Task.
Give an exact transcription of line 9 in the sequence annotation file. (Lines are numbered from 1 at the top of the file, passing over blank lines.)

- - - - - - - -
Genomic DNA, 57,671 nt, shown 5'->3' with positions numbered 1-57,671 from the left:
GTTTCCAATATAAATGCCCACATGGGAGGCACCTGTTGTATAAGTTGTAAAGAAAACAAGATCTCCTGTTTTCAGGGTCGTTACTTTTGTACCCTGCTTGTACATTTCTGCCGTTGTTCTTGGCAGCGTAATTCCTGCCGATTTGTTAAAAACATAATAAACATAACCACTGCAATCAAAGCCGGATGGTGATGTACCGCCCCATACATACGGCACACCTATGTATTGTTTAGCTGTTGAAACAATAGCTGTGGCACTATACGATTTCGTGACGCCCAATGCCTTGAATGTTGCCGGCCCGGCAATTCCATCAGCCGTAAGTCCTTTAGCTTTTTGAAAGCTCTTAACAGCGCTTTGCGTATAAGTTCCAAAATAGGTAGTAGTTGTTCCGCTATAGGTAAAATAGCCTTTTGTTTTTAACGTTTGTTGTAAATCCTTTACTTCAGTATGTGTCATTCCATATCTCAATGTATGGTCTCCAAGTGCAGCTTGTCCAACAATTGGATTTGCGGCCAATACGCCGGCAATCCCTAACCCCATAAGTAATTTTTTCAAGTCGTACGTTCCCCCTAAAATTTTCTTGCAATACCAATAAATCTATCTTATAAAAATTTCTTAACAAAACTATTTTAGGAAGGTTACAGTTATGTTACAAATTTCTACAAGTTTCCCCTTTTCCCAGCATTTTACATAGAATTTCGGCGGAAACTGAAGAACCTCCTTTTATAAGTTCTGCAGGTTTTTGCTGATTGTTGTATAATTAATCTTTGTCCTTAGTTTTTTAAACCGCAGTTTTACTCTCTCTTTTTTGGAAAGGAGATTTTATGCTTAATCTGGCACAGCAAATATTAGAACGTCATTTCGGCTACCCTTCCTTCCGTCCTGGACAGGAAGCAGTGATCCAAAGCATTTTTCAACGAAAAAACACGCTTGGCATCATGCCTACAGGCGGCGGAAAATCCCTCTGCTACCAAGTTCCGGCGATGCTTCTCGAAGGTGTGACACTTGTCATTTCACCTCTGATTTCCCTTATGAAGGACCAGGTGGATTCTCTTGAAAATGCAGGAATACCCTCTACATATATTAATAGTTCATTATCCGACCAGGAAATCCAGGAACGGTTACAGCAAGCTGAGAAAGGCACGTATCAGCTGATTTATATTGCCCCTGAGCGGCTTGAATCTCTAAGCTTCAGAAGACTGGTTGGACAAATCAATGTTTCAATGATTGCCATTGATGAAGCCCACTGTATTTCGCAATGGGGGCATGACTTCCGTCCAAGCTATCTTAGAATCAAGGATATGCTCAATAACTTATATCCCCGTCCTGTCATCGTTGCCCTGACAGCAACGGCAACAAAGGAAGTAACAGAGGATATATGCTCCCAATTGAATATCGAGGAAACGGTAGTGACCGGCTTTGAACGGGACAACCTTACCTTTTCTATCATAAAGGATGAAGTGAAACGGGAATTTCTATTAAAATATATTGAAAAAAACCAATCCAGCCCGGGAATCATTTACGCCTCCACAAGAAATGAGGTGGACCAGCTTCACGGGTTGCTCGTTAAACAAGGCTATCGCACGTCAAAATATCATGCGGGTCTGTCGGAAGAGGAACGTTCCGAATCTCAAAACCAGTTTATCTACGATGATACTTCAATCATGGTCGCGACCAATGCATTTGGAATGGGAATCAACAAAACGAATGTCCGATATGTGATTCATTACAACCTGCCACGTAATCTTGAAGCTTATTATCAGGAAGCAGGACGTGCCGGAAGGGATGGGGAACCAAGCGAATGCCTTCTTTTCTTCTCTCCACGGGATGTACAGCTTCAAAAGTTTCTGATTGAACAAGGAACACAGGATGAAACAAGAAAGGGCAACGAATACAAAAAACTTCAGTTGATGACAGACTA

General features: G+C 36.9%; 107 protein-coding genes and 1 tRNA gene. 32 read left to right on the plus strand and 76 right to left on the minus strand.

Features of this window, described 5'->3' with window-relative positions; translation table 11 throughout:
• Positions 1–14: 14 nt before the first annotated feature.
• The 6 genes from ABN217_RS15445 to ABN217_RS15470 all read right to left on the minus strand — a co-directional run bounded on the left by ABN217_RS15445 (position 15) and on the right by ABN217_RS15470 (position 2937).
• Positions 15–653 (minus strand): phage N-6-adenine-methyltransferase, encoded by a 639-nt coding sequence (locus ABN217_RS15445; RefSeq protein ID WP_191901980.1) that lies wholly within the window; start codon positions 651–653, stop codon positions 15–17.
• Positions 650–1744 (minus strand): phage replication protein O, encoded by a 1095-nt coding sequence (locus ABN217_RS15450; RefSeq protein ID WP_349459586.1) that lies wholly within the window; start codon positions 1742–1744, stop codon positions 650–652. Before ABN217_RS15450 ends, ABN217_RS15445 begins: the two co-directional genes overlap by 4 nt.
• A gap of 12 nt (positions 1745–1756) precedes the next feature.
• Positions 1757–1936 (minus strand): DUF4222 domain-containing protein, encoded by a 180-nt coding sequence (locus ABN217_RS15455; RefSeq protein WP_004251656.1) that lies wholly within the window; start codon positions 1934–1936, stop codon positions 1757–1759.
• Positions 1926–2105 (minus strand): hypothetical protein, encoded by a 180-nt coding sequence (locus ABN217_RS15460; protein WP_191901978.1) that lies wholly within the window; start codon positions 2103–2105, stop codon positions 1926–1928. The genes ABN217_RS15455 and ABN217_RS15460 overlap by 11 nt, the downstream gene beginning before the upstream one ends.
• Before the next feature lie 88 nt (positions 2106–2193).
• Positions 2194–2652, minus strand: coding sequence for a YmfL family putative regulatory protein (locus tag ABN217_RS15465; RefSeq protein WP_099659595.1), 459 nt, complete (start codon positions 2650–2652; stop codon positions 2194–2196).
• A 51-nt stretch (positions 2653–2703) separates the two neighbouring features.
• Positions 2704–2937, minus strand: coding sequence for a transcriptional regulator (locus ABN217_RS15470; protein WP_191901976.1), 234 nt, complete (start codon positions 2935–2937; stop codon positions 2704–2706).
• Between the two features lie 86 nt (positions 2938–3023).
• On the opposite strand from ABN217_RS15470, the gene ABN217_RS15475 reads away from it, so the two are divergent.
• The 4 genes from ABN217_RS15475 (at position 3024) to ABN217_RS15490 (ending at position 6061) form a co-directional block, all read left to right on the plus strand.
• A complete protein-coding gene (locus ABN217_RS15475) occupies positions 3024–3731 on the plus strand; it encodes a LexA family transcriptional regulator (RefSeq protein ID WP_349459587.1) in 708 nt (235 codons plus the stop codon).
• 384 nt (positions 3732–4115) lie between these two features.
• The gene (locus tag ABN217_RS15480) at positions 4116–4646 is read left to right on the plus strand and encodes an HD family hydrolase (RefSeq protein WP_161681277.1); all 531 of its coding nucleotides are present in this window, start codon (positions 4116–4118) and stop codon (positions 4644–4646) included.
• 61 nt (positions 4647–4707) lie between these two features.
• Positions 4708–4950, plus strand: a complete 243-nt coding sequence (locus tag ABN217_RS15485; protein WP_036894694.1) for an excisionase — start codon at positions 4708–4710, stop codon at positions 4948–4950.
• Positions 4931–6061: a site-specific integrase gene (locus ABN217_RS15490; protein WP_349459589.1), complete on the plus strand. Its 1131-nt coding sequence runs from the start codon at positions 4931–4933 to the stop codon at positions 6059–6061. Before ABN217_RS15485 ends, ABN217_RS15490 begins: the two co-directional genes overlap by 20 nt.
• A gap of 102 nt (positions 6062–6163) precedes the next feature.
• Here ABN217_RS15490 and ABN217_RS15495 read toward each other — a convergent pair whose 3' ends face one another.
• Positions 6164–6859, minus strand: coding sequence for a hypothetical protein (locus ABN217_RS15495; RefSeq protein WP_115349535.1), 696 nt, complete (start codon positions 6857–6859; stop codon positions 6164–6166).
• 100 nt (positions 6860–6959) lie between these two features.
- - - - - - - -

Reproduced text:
• A gap of 12 nt (positions 1745–1756) precedes the next feature.